"Now here is the part," Tim said, keeping his hands open, palms out at his sides, "where I say, 'I wouldn't do that if I were you,' and I really, really mean it. Not just cause I'm the law, and it's wrong, though that's part of it, but also cause you might well end up dead. And as someone who knows quite a few people who've ended up dead, I can say that alive is preferable to dead." Tim paused, trying to read the room, such as it was, and the object of his attention stared back at him.
"Understand?" Tim asked. "Nod if you understand."
David Lee Charles, who had not yet demonstrated a whole lot of understanding, failed to nod.
"Also," Tim said, "there's a good chance that if you come at me, the sniper over there will just put you down for a spell, not kill you outright, and that is a hell of thing, getting shot. I don't recommend it."
That part, of course, was not true, and Tim'd have to apologize to Wendell later to make sure he didn't think that he was taking a jab at Wendell's marksmanship.
Christ, but Tim was the last person who should be trying to talk anyone down. There was a reason why he'd always been the one up there with the scope.
It did not resolve itself peacefully, but at least Tim only had to fill out the one form, this time.
Tim hauled himself out of his truck and stood for a moment at the bottom of the stairs leading up into his apartment building. Until that afternoon, it hadn't been a terrible week - a lot of research, one deposition, and one bail jumper who hadn't run when caught where he was hiding out less than two hours' drive from the office, and the requisite amounts of paperwork for days when no one got shot - but he still felt worn down by it, and wasn't looking forward to his evening off in any way that resembled their work-life balance seminars.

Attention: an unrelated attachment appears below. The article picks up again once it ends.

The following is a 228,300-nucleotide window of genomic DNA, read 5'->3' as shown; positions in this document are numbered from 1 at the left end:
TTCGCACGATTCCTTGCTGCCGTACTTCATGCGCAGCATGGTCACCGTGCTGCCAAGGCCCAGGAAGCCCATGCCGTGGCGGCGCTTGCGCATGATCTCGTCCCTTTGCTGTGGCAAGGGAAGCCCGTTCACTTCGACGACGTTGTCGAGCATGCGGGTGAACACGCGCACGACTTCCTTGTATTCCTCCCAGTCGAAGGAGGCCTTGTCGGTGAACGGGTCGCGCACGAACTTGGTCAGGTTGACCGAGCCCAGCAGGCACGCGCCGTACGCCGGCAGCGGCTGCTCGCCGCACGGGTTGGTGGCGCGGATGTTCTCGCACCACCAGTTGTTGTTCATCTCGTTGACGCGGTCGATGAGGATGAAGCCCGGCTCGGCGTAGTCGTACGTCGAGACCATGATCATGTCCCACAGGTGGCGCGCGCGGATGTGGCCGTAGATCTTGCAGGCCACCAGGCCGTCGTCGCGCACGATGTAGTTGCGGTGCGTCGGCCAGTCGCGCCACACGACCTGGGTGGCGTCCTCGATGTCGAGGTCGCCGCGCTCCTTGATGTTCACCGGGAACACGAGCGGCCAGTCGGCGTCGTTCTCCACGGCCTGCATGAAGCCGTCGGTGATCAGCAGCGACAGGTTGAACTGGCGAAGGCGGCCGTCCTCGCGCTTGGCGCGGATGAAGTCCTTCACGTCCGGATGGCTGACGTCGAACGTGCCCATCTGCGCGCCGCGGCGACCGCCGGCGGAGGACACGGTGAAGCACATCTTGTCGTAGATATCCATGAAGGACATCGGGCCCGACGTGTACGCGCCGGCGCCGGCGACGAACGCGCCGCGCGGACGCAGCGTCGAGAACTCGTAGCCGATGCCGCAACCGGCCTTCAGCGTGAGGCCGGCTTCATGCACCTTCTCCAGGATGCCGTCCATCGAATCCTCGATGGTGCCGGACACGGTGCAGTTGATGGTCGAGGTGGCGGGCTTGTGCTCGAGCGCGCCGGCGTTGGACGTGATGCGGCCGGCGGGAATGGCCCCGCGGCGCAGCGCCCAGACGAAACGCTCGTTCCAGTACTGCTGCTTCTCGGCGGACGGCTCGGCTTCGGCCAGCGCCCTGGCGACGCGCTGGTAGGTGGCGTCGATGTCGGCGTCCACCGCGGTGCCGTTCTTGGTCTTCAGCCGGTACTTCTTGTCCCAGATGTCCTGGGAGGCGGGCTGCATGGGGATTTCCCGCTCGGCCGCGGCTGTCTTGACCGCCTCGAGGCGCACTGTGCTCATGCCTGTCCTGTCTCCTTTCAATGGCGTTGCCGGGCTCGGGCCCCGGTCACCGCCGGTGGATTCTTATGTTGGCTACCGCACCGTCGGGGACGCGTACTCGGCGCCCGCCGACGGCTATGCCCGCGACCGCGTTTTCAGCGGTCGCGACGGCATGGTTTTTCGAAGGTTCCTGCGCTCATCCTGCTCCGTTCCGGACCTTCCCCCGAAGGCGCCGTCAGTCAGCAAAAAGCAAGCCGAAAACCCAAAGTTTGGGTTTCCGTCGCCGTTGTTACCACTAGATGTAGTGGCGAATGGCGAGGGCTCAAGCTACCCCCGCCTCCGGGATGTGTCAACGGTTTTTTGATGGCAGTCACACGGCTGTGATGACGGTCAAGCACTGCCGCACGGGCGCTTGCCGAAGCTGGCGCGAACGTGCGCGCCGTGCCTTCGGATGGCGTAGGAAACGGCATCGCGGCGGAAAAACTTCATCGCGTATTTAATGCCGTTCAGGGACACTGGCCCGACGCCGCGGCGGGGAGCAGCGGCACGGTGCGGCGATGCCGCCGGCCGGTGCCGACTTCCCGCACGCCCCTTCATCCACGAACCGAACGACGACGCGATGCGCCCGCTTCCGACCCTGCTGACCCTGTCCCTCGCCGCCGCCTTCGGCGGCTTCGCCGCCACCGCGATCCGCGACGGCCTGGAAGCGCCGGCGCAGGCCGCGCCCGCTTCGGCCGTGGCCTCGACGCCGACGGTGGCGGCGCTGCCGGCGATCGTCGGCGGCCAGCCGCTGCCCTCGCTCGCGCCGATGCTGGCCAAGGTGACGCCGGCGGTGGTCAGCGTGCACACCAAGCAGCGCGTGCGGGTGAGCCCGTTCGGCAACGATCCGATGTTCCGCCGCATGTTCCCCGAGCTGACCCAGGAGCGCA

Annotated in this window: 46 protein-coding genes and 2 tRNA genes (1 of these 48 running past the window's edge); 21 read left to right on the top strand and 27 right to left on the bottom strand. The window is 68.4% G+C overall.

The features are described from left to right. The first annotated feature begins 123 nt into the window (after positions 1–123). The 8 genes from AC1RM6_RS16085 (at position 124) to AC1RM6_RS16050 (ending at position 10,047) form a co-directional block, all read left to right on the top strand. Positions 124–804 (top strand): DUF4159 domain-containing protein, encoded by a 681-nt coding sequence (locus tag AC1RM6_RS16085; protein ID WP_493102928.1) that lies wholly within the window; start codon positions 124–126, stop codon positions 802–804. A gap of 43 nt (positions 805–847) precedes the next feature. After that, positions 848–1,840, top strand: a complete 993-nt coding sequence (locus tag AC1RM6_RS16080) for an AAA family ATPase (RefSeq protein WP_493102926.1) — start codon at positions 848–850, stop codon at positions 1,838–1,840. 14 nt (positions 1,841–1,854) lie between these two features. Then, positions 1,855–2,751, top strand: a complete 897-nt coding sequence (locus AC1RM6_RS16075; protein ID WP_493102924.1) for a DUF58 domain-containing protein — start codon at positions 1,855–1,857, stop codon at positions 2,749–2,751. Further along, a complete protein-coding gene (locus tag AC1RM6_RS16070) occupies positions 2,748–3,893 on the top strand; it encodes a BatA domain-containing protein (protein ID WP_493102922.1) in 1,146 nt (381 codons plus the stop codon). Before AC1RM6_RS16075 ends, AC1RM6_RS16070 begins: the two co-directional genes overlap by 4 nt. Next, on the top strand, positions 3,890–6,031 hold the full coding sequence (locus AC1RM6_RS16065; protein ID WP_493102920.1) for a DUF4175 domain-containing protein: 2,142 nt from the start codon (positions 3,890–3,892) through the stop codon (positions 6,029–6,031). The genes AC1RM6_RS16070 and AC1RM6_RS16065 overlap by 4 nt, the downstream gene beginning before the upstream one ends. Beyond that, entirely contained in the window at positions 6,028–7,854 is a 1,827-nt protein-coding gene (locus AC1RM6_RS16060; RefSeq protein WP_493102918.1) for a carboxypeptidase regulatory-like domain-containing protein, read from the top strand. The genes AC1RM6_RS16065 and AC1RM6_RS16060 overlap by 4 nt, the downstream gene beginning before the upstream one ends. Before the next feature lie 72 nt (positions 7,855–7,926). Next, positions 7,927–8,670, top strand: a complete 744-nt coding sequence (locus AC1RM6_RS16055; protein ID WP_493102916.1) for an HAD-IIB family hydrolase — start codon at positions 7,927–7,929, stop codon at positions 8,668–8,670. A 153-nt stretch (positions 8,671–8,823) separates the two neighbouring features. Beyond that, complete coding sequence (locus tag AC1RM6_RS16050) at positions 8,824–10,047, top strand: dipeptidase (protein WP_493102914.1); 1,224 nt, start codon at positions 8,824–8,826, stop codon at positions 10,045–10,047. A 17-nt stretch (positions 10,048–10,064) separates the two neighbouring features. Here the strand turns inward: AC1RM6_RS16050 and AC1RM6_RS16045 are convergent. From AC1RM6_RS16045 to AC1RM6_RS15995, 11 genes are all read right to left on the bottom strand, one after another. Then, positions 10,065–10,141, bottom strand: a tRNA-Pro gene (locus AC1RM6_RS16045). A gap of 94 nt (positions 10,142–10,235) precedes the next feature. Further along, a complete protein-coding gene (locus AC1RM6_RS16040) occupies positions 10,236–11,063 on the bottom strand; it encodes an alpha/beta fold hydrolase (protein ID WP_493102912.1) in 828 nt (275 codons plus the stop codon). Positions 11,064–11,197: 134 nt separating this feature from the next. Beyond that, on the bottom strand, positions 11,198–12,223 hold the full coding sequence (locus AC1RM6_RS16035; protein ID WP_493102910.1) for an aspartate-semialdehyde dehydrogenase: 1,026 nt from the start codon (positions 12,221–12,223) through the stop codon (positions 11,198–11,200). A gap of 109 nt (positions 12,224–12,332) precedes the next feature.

It was because he stood there for so long, that he even noticed the cat to begin with. He'd been considering turning right around and picking up some fast food and maybe another bottle of whiskey, instead of dealing with the expiring chicken breasts and frozen vegetables that he'd picked up on his last grocery run. He'd even bought the fancy vegetables with the sauce in the package.
And it wasn't like he had never seen a stray cat or anything - some days there were stray cats every-fucking-where - but one of the things that he liked about his block of apartments was that it was not one of those places. It was a little fake-fancy for his tastes, and he could have done without the illusion of security afforded by the gate, but one thing that it did have was little enough shrubbery for wild animals to set up housekeeping in.
This cat, though, didn't seem all that wild. It was just hunkered down in the space between two patios, curled up into a miserable ball, and too stupid to go looking for shelter more substantial than whatever pointy green shit the landscaper had planted.
It was still there when he jogged past on his way to the empty little gym set up in the "clubhouse", and it was still there when he trudged back an hour later.